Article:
OP’s posts: |
TalaxuArmiuna Sat 22-Feb-20 18:00:46

this is a difficult situation and I sympathise.

but tbh the very fact that you said you rely on her for care means that it is probably best that she should go. its not good for her to be combining caring responsibilities with her education - she needs space to grow and thrive without that adult level weight on her shoulders.

the best thing you can do is find ways to manage without her and never let on for a moment if things are trickier with her gone. she needs the freedom to find her own path.

Railworker Sat 22-Feb-20 18:01:39

💐

coughcoughcoughcough Sat 22-Feb-20 18:02:13

*"but could it be to escape the stress and pressure of having to care for a sick parent? If it is that, then perhaps there’s more you can do to relieve the pressure so that she doesn’t feel the need to move away?
**
Does she fully understand that you won’t be able to visit her and you may die before she finishes her school career? She needs all of the details so that she can make an informed choice."*

I think it's worth trying to relieve the pressure here, but I don't know how to do so. Social services have been appalling and have basically offered me "signposting for other services" after their full assessment. So that's pointing me in the direction of other services, whom I have contacted and they don't get back to you, or my illness or age or situation doesn't apply etc etc etc. It is exhausting trying to find appropriate help.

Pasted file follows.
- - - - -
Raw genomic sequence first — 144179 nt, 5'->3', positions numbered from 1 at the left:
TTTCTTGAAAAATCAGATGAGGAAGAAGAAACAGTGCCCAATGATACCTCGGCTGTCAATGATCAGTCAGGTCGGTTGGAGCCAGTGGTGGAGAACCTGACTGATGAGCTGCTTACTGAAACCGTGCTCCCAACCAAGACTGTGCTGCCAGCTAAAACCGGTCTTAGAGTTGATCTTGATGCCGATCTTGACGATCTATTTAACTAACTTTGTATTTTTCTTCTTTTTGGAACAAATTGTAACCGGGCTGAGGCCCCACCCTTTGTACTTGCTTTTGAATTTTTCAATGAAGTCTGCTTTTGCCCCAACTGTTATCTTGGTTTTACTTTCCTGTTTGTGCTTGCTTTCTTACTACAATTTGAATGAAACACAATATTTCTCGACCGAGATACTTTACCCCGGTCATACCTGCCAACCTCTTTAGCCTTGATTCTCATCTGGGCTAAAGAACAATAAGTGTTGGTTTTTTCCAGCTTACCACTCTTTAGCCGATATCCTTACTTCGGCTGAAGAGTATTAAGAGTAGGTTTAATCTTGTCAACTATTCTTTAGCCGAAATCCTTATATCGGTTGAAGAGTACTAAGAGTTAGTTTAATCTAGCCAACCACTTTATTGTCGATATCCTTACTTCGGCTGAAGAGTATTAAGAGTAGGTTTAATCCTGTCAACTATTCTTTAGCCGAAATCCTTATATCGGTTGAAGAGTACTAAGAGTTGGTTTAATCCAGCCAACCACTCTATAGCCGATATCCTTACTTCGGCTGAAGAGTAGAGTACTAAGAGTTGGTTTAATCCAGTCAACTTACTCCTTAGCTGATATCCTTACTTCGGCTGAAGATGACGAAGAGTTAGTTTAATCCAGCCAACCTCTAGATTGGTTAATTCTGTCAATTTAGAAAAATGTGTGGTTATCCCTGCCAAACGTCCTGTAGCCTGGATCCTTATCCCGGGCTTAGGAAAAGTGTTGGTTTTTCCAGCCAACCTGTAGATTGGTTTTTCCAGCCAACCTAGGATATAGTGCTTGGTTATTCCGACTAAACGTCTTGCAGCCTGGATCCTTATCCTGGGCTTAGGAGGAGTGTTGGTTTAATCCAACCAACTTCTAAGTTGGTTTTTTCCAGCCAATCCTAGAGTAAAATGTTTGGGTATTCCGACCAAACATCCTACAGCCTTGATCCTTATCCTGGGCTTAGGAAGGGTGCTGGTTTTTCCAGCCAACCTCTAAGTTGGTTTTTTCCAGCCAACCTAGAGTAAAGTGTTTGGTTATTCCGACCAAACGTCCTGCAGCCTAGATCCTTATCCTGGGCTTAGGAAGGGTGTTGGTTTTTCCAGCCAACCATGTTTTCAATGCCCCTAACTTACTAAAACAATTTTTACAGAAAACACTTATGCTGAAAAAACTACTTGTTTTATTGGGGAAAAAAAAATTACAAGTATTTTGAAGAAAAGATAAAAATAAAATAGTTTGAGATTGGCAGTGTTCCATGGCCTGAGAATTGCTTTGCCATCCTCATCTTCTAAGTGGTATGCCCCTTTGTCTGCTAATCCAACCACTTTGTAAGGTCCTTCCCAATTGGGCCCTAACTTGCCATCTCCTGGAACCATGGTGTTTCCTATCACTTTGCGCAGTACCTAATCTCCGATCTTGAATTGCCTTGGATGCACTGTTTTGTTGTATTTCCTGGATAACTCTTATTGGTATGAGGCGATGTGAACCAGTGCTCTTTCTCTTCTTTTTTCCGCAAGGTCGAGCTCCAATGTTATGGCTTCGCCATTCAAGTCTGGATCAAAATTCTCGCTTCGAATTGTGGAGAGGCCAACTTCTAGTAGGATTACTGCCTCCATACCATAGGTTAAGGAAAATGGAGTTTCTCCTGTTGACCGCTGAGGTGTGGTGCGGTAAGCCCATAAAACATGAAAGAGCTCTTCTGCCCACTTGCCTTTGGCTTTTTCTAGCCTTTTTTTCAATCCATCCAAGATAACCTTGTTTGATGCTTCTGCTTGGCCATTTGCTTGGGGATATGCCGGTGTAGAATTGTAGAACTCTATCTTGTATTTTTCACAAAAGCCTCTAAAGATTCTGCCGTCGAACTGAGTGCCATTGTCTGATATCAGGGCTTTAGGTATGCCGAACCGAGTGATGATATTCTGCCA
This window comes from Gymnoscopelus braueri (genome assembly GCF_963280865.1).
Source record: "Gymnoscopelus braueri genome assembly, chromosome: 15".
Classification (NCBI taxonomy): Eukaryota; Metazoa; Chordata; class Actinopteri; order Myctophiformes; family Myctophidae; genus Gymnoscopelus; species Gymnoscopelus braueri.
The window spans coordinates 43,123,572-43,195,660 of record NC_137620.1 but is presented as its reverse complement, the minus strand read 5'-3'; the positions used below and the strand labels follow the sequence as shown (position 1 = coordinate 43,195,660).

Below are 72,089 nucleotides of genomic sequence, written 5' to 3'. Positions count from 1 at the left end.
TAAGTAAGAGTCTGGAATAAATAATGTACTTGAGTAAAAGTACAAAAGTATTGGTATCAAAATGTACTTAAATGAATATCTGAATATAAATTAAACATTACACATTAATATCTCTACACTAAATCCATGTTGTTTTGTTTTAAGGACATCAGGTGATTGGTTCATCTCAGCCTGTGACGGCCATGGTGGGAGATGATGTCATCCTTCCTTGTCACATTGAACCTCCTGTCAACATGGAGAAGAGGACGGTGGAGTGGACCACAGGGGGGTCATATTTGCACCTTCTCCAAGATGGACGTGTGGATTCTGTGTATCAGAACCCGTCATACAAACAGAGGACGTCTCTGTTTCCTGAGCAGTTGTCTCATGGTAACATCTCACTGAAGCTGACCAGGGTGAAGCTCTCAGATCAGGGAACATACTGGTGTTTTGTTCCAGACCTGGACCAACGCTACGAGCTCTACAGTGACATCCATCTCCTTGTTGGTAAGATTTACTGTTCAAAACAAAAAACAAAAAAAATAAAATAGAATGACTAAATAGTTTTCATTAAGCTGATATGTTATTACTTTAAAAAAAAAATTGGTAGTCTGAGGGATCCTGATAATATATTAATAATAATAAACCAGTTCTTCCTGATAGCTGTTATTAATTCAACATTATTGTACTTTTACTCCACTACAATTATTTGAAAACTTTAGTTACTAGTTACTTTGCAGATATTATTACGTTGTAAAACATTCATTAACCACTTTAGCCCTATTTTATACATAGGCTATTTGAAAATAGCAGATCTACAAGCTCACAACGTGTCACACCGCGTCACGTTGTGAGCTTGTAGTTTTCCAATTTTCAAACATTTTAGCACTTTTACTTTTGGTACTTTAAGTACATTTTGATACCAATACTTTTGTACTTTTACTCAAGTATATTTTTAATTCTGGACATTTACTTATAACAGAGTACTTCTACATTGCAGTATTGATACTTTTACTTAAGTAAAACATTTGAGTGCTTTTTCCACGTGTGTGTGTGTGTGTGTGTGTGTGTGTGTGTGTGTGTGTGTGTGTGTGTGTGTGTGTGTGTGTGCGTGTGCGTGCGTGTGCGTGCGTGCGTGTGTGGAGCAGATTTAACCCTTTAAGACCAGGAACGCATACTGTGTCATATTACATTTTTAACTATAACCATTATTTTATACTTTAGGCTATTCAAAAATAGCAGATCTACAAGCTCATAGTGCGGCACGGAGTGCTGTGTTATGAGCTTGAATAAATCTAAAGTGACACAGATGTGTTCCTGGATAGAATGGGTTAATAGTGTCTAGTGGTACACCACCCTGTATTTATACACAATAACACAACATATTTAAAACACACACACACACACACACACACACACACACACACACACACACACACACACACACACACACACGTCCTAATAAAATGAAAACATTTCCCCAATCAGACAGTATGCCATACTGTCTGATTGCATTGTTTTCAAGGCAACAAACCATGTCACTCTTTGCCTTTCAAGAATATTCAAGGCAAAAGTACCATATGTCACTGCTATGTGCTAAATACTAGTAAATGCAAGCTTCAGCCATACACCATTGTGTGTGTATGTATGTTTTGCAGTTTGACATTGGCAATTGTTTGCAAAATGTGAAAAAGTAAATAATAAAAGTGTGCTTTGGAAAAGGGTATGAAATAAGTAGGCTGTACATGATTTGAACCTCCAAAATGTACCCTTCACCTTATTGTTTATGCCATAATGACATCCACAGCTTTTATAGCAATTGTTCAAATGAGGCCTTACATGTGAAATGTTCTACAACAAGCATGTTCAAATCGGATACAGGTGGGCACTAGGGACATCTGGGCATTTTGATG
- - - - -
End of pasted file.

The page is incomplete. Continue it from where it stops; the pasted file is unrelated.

No she does not understand that I may die before she finishes her schooling. I think that's a huge ask to make: tell a 13 year old that your mother may die while she's away at school......so she will then not want to go away to school. I have tried not to be selfish enough to tell her that as it would be guilt-tripping her.

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TulipCat Sat 22-Feb-20 18:03:20

I have been thinking about this. For background, I went to a boarding school four hours away from home, and my mum had beast cancer whilst I was there. She is fully recovered now, thank goodness. I found the feeling of being powerless to support her very difficult whilst I was at school, and I think you're right to consider the effect of this aspect of your illness on your daughter. I don't think there will ever be a right answer. Offering your daughter the best opportunity you can, though, is a wonderful legacy for you to leave her with. Perhaps the best thing would be to go with the best fit school and see how it goes. Forgive the sensitive question, but I imagine you have appointed a guardian for your daughter in the event of your death before she is 18? Would they be able to help either her or you with the logistics ahead of that time?